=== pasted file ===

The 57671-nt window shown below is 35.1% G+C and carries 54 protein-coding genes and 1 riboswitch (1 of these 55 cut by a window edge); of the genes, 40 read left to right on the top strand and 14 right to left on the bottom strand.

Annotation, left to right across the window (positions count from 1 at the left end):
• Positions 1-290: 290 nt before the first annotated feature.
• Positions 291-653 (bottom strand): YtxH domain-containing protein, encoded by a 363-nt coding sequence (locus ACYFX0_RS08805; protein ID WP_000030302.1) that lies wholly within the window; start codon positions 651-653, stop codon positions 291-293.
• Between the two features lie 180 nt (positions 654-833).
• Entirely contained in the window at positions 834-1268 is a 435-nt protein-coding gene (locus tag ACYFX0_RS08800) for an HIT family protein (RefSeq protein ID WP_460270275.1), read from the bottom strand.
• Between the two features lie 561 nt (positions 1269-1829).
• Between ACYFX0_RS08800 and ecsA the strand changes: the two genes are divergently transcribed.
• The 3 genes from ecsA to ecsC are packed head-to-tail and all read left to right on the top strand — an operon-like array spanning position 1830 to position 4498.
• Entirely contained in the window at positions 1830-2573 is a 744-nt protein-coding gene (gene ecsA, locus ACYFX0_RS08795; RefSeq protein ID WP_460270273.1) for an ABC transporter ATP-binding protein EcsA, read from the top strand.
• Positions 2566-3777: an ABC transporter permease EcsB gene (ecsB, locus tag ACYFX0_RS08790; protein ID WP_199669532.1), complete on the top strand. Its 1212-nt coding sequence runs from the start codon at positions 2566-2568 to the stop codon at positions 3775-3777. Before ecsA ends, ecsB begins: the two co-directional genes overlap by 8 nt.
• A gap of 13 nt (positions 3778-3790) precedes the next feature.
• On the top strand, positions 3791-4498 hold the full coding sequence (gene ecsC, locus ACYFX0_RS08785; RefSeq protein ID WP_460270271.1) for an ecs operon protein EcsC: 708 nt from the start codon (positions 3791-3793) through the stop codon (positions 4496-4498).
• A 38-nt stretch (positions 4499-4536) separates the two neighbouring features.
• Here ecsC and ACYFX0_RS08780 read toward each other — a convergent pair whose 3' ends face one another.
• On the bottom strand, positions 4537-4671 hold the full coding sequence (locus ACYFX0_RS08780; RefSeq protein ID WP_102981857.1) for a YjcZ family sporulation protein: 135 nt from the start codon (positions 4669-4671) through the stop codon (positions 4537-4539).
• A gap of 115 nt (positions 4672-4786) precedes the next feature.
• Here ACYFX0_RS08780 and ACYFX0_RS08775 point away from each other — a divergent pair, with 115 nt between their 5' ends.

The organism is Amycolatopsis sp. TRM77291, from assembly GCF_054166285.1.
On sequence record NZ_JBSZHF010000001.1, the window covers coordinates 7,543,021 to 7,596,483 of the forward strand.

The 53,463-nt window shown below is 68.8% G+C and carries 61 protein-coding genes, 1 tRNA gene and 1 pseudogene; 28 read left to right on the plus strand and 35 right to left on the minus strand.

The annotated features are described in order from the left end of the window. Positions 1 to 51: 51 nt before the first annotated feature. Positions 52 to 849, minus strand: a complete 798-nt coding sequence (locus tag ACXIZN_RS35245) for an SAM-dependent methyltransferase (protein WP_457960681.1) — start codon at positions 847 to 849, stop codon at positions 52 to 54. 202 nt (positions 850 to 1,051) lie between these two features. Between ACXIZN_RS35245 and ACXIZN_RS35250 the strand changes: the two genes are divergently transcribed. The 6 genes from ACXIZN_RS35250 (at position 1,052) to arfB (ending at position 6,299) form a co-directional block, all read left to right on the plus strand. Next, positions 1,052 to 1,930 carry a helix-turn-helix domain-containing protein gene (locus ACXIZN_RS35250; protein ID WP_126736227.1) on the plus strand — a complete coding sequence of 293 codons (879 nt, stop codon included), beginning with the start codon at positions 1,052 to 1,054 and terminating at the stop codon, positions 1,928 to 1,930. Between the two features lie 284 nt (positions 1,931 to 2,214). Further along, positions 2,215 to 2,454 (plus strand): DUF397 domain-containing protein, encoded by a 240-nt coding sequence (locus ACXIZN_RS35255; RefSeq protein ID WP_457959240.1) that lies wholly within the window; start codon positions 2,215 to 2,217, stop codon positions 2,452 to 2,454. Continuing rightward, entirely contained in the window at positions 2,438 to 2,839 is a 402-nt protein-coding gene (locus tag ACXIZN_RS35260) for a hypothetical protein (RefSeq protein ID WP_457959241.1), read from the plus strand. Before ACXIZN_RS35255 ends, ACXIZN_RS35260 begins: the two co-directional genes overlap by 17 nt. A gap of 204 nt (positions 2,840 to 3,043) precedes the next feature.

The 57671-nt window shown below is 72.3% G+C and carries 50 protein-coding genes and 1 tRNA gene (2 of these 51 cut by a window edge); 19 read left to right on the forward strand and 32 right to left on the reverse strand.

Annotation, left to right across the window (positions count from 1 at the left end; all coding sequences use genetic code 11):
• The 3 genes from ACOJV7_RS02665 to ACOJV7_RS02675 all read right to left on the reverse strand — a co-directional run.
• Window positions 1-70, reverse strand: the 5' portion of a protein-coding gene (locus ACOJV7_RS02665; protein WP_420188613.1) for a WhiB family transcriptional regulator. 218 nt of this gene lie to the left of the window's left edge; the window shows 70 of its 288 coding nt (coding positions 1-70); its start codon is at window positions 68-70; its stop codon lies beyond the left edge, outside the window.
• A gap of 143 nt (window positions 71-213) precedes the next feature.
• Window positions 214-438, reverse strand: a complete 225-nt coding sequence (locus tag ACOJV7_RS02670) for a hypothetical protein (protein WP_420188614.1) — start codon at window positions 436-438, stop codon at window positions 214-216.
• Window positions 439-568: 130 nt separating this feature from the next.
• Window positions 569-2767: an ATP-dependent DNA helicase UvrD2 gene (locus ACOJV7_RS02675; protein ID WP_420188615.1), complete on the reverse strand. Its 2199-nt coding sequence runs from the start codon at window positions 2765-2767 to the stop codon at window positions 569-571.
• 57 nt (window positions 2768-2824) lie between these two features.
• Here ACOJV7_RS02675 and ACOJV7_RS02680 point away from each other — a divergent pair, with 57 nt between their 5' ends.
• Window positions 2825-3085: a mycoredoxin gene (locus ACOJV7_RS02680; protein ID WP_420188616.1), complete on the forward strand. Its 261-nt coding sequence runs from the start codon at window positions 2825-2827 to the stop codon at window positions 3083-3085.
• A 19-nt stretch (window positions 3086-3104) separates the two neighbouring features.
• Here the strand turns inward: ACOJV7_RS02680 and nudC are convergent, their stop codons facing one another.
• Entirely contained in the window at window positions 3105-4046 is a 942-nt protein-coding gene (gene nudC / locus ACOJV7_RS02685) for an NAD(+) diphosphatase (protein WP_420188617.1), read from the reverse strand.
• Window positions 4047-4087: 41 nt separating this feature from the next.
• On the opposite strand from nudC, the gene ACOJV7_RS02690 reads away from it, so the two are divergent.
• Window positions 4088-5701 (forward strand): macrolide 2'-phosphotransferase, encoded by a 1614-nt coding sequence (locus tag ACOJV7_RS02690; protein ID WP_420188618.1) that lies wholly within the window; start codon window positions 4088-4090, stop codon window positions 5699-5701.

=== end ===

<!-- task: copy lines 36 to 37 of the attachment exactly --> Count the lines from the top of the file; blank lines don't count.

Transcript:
• Entirely contained in the window at window positions 3105-4046 is a 942-nt protein-coding gene (gene nudC / locus ACOJV7_RS02685) for an NAD(+) diphosphatase (protein WP_420188617.1), read from the reverse strand.
• Window positions 4047-4087: 41 nt separating this feature from the next.